Gene Therapy: A Promising Therapeutic Technology
By: Omkar Bakshi, National Youth Tech Journal
Omkar Bakshi is a junior at Cupertino High School. He is a tech enthusiast, interested in pursuing study in the fields of business and biomedical engineering. Bakshi writes for the National Youth Tech Journal which is a Generation Z blog that writes about the latest and most popular technologies in the tech space. Like them on Facebook and follow their Instagram page to hear more of Generation Z’s voice.
Medicinal technology is a trending topic in today’s society and gene therapy is in the spotlight. Gene therapy is an emerging therapeutic technology in which new healthy genes are inserted into the patient’s mutated genes to replace, attack, or deactivate – and hopefully cure – the root problem of the genetic disorder.
Gene therapy could potentially replace drugs and surgery as the preferred form of treatment for patients with chronic autoimmune disorders and life-threatening diseases. Currently, most gene therapies are under extensive clinical study to determine their safety and effectiveness.
There are countless inherited disorders, most of which are incurable. Still, many of them are manageable with drugs. Many of these diseases are chronic, life-threatening, or both. Some diseases are very common, while others are very rare.
Wilson’s disease is one such example; it is a very rare, chronic, life-threatening genetic disease that originates from a missing copper-regulating gene (ATP7B) in the body. If the copper-regulating gene is not present, there is copper accumulation in the body. Excessive copper is toxic to the body, and it could cause critical damage internal vital organs such as the liver and brain. There is no cure for Wilson’s disease yet. Fortunately, medical researchers developed a few drugs to help treat patients with Wilson’s disease. Most of the time, drugs prove to be fairly effective in fighting a disease, but in some cases, drugs just fail to treat the patient. Some diseases don’t even have any form of drug treatment. And in those cases, transplant surgery is the unideal but final option.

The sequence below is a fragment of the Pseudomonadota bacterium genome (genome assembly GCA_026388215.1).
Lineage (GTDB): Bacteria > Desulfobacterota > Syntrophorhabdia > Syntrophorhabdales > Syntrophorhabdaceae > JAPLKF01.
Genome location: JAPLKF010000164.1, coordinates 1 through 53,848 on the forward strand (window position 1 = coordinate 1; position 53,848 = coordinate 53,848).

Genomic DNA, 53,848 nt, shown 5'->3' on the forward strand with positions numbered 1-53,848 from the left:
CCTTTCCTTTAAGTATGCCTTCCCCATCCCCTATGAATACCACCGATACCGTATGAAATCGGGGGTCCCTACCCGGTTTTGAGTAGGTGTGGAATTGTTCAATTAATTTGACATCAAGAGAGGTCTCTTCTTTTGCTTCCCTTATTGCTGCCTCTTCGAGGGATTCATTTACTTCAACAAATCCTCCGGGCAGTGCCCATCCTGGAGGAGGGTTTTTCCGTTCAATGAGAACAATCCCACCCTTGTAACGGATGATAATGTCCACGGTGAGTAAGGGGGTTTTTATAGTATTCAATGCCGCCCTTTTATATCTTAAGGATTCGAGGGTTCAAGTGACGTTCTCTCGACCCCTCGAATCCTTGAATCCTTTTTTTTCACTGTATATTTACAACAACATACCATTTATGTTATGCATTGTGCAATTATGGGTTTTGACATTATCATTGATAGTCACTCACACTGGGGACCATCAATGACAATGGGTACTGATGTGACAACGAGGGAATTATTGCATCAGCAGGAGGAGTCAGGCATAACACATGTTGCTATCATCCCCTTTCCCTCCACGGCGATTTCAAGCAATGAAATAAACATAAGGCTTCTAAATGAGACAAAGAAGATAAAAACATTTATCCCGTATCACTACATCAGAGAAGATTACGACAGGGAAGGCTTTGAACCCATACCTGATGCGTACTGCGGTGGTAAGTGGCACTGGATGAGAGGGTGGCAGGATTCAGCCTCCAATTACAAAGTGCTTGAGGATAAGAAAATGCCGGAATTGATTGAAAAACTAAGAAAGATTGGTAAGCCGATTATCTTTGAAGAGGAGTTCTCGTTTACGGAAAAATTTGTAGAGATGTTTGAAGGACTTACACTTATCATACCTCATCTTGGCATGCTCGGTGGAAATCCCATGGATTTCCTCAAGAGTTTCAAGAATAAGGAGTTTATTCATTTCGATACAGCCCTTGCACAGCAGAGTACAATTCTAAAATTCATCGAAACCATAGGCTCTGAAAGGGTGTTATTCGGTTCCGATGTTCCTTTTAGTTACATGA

Patients with critical conditions have no other choice but to go through invasive surgery such as transplantation. Having a transplant has several negative effects. Generally, post-transplant, patients will face a degree of autoimmune rejection because the newly transplanted organ is a stranger to the immune system. The rejection process itself is unpleasant. If the rejection is very severe, the patient will need another transplant done or face death. Moreover, transplants never guarantee results; the same genetic disease could recur in the body system. Clearly, there are more downsides than upsides to invasive surgery.
Unlike drugs or transplantation, gene therapy offers a fix to the root source of the problem in genetic diseases; as new genes directly attack or replace the mutated genes. Scientists are examining a few approaches to gene therapy: introducing a new gene into the body to combat the disease, deactivating a mutated gene, and replacing a mutated gene with a healthy one. It is a non-invasive procedure as well. People with very rare genetic diseases, such as Wilson’s disease, could be effectively cured with gene therapy.
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Now that there are substantial advancements in the fields of technology, science, and medicine, progress in gene therapy has been rapidly accelerating. Like any other drug, gene therapy must go through extensive approval testing to determine its safety and effectiveness on patients. Like transplantation, autoimmune rejection is quite possible in gene therapy too. However, gene therapy is a medicinal technology which can be altered as needed. Clinical labs in leading medical institutes around the world are in the final stages of experimentation with gene therapy. Some patients report regaining their sight and hearing after undergoing experimental gene therapy. Slowly, gene therapies are being approved by the Food and Drug Administration (FDA). Hopefully, in the coming years, gene therapy will be rolled out to doctors throughout the world.